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The burst of brutality across Paris last November left seven suspected terrorists dead and touched off a police dragnet in pursuit of accomplices, co-conspirators and even the plot's reported mastermind.
Of the known suspects, including the reported ringleader, most were either born in France or neighboring Belgium, authorities have said.
Here's who was killed, who was arrested and who might remain at large:
Abdeslam was captured in a terror raid in Belgium on Friday, Belgium'[s prime minister said — four months after an initial manhunt for the man believed to be an accomplice in the attacks.
Abdeslam was arrested in a major police operation in the Brussels district of Molenbeek, Belgian police sources said.
His name had been on rental documents for a Belgian-registered black Volkswagen Polo found outside the Bataclan concert hall, where most of the 129 victims were killed.
Border officials stopped, questioned and released Abdeslam at daybreak on Saturday, hours after the attack, but before an alert about him had circulated.
He is is the brother of one of the deceased attackers, Brahim Abdeslam, officials said.
Hamza Attou and Mohammed Amri are accused of picking up Salah Abdeslam from Paris and taking him back into Belgium early Saturday, Belgian prosecutor spokesman Eric Van Sypt told NBC News.
Attou and Amri were among seven people detained following a major sweep in Molenbeek in November.
Abaaoud, who was suspected of being the ringleader of the Paris terrorist attacks, was killed during a raid early on Nov. 18 on an apartment in St-Denis, a Paris suburb, officials confirmed. He was identified by his fingerprints.
He was killed along with a woman who blew herself up with a suicide belt when elite police forces stormed the scene, prosecutors said. Another man was killed by a sniper and eight other people were arrested. None of their identities were immediately known.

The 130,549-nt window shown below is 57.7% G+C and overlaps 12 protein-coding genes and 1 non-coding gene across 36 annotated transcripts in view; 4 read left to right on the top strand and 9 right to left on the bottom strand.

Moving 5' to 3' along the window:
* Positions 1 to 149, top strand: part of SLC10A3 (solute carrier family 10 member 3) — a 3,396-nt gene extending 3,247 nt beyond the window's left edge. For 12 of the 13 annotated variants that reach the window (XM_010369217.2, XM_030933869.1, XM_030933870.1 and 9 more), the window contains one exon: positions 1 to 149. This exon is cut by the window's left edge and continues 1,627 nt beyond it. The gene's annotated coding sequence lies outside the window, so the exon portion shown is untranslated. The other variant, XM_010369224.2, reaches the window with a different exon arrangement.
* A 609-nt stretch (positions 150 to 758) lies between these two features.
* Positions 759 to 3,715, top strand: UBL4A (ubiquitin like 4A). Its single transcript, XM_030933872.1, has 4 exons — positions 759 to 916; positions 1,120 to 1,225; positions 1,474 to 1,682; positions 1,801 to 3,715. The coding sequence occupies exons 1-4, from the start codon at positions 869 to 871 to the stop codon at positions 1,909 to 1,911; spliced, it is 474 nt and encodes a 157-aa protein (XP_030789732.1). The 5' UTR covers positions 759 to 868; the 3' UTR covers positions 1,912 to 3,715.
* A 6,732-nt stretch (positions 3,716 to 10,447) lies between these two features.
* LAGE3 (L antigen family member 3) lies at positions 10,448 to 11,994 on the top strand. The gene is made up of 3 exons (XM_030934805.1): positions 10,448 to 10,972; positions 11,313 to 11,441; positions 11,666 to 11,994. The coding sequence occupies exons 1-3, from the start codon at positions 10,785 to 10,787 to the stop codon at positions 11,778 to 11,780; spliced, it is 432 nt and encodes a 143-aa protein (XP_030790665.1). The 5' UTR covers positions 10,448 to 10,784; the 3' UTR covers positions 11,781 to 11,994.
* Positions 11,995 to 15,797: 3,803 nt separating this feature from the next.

Abaaoud was the son of Moroccan immigrants and was raised in the Molenbeek district, which has been the subject of police sweeps since the Paris attacks.
Abaaoud, who once boasted about evading Western intelligence, is also said to be linked to the thwarted attacks in a Paris-bound high-speed train and a church near the French capital earlier this year.
"Ahmad Almohammad" is a falsified name, French police said, as they asked for the public's assistance last fall in identifying the person in a passport photo.
That person is believed to be one of the suicide bombers who attacked outside the packed Stade de France stadium. He entered Europe on a boat filled with migrants on Oct. 3, according to Greek officials who took his fingerprints. He was carrying a Syrian passport in the name of "Ahmad Almohammad."
The fingerprints taken by Greek authorities match one of the three attackers but Taubira told NBC News that the passport was not genuine.
Abdeslam — the older brother of Salah — blew himself up at the Comptoir Voltaire cafe, one of the six targeted sites, French judicial sources told the AP.
Reuters reported that he was recently the owner of the bar, Les Beguines, in Brussels. The bar was ordered closed earlier this month after "banned hallucinogenic substances" were found.